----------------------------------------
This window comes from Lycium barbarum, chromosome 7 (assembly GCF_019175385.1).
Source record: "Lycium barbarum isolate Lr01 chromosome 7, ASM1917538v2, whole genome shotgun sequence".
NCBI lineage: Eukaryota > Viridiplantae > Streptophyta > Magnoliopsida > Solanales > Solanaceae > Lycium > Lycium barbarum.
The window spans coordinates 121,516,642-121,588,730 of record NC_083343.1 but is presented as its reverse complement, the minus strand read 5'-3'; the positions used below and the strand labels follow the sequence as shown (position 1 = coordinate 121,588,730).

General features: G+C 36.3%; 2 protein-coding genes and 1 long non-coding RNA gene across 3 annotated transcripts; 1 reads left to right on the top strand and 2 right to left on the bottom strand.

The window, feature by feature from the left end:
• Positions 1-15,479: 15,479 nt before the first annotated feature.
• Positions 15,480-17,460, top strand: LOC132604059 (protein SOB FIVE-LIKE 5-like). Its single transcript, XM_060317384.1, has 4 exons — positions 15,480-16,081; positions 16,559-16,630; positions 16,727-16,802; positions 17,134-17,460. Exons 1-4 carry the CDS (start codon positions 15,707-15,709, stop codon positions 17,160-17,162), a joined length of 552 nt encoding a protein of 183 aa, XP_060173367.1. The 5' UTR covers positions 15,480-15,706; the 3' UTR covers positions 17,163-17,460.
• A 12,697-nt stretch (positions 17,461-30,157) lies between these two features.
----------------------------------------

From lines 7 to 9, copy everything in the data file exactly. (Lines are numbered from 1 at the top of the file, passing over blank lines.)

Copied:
• Positions 1-15,479: 15,479 nt before the first annotated feature.
• Positions 15,480-17,460, top strand: LOC132604059 (protein SOB FIVE-LIKE 5-like). Its single transcript, XM_060317384.1, has 4 exons — positions 15,480-16,081; positions 16,559-16,630; positions 16,727-16,802; positions 17,134-17,460. Exons 1-4 carry the CDS (start codon positions 15,707-15,709, stop codon positions 17,160-17,162), a joined length of 552 nt encoding a protein of 183 aa, XP_060173367.1. The 5' UTR covers positions 15,480-15,706; the 3' UTR covers positions 17,163-17,460.
• A 12,697-nt stretch (positions 17,461-30,157) lies between these two features.